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Road to RHCA: How to Study


Studying for an exam comes with angst, but studying for technical exams, well it comes with its own special challenges in many ways. It is an animal, if you will, passing certifications. To earn the RHCA (Red Hat Certified Architect) designation, you have to complete a total of seven Red Hat exams. Needless to say, there will be a lot of studying involved, so when you need to study for an IT exam, there is a five-step process: 

  1. Start early. Maybe your employer comes to you and says you need to become an RHCSA, for example, by the first of the year. Don’t wait. Start early. The sooner the better. You don’t want to try and cram your studying into the last week before you take an exam. It’s just too much information. You may have an employer for example that is requiring that you take an exam to become certified in an area in which you are working in or will be working in. They may say you have three months to prepare and take an exam. Don’t let any time waste. Start preparing for the exam now.
  2. Find out how much time you can dedicate to studying.  Look at your work schedule and your family schedule. Schedule your exam far enough out so you have time to study and truly prepare. Study three hours for every one hour of material that you learn. If you are preparing for a 40-hour course that you are using to prepare for the exam, that comes out to about 120 hours to get ready. If you have a family or say two jobs, it may take you a lot longer, but if you can focus and do some deep work, you can get ready.  Monday through Friday, study maybe one hour a night at the end of the day. This does not mean you should have a book in your hand while you are watching TV or listening to something or doing to things at once. You should be focused and solely studying, whether reading a book or doing a video course for that one hour.

On Saturday, dedicate eight hours to studying. Most people have a five-day work week, so you have two days off.  On Saturday, treat it like another day and take eight hours, hit the labs, and fire-up the virtual machines. Shut the world out and study so you can learn and master the material and on Sunday, you take the day off to rest or spend that quality time with family or friends. This is 13 hours a week, so if you need to study for an exam that has 120 hours of study material associated with it, then you need about 10 weeks or 2.5 months to prepare. If you need to pass it sooner then you will have to add more time to your study plan. It’s all about time management. Understand that life happens and you may have to miss some study time, but realize when you have to take the exam will be pushed back.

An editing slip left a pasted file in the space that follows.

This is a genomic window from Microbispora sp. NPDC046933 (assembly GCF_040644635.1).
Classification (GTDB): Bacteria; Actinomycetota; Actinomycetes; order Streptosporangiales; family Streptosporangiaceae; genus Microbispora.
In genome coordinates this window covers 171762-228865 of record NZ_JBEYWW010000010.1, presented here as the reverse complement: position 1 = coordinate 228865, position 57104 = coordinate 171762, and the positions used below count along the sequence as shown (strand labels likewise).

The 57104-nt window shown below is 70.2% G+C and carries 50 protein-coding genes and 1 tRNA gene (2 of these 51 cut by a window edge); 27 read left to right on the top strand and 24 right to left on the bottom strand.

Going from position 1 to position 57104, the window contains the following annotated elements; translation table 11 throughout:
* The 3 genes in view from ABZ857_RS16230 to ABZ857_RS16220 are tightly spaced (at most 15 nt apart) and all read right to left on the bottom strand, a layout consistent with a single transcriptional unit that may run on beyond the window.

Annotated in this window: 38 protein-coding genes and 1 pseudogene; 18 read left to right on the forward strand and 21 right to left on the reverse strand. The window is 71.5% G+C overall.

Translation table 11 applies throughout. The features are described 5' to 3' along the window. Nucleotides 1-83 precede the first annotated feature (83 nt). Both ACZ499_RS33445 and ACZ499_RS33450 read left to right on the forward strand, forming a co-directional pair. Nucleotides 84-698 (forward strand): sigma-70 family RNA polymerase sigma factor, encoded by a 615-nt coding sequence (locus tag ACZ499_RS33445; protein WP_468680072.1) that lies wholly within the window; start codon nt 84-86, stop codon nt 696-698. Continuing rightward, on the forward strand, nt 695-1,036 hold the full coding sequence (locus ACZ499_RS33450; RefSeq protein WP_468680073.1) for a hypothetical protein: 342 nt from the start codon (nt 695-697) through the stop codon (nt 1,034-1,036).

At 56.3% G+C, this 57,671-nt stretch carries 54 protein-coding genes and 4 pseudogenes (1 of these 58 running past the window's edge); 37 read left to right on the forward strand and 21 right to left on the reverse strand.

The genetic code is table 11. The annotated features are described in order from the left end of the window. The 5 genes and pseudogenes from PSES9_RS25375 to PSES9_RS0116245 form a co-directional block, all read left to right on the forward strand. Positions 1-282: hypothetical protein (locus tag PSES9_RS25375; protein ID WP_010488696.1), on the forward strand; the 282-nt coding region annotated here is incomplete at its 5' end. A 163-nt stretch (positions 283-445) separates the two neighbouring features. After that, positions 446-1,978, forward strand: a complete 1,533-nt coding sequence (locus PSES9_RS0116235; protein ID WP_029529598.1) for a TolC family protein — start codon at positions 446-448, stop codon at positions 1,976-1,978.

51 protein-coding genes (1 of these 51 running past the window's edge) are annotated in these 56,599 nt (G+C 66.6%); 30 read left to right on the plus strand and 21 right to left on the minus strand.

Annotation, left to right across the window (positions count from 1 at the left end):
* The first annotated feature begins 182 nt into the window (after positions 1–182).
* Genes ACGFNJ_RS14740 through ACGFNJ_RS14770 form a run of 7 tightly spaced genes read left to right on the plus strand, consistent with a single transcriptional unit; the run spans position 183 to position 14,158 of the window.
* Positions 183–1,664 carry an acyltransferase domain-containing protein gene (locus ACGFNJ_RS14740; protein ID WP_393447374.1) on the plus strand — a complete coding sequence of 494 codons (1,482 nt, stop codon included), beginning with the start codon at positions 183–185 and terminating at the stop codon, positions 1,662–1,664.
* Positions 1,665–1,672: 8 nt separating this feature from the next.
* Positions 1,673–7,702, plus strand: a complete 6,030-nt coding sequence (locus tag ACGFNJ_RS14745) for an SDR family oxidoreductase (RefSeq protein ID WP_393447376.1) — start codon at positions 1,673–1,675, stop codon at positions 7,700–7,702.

1. You need to set priorities. You need to prioritize your material. If you are strong in one area and weak in another, you need to focus in on the area you’re weak on. Don’t focus on reading the entire book for example if you’re already comfortable with half of it. Focus in on the areas where you are weak. If you don’t know where you are weak, that’s where practice exams really help. Most Linux Academy courses come with practice exams, labs, quizzes; which is amazing, but there are also vendors like MeasureUp, TestOut, etc. that provide practice exams. The point is to practice to get a solid understanding of the things you need to work on. Prioritize and do not try to tackle all the information at once.
  2. Choose a study style. Figure out what works best for you. Maybe reading a book works for you or watching videos or maybe even a combination of books and videos. When taking a technical exam, likely hands-on will be the best study style for you. When doing a lab, firing up virtual machines or configuring some software is where the information sticks in your mind. Repetition equals retention. The more it is repeated, the more muscle memory occurs. Spend your time in the area where you get the most benefit from it.
  3. Stick to your study plan. When you come up with a study plan, stick to it. If you say you are going to study for one hour, stick to that hour. A lot of things can distract you. If you miss one day, study two hours the next day to make it up. A lot of people stop studying because they are distracted and they keep putting off studying. The information then escapes out of their head and they end up having to start over. This tend will likely demotivate you. Linux Academy has a course scheduler feature where you can plan out your study time each day and week, and receive email reminders when it’s time to study!

When you start studying for an exam, schedule the exam. If you are studying with no date set, it is easy to keep pushing the intended date back and further back until months have passed. Keep in mind that exams are frequently updated, so if you are studying for an exam and you keep procrastinating, an exam might retire and you have to start all over. Stay focused, stay on track and get certified! 

Here are more RHCA tips that have helped me throughout my journey!


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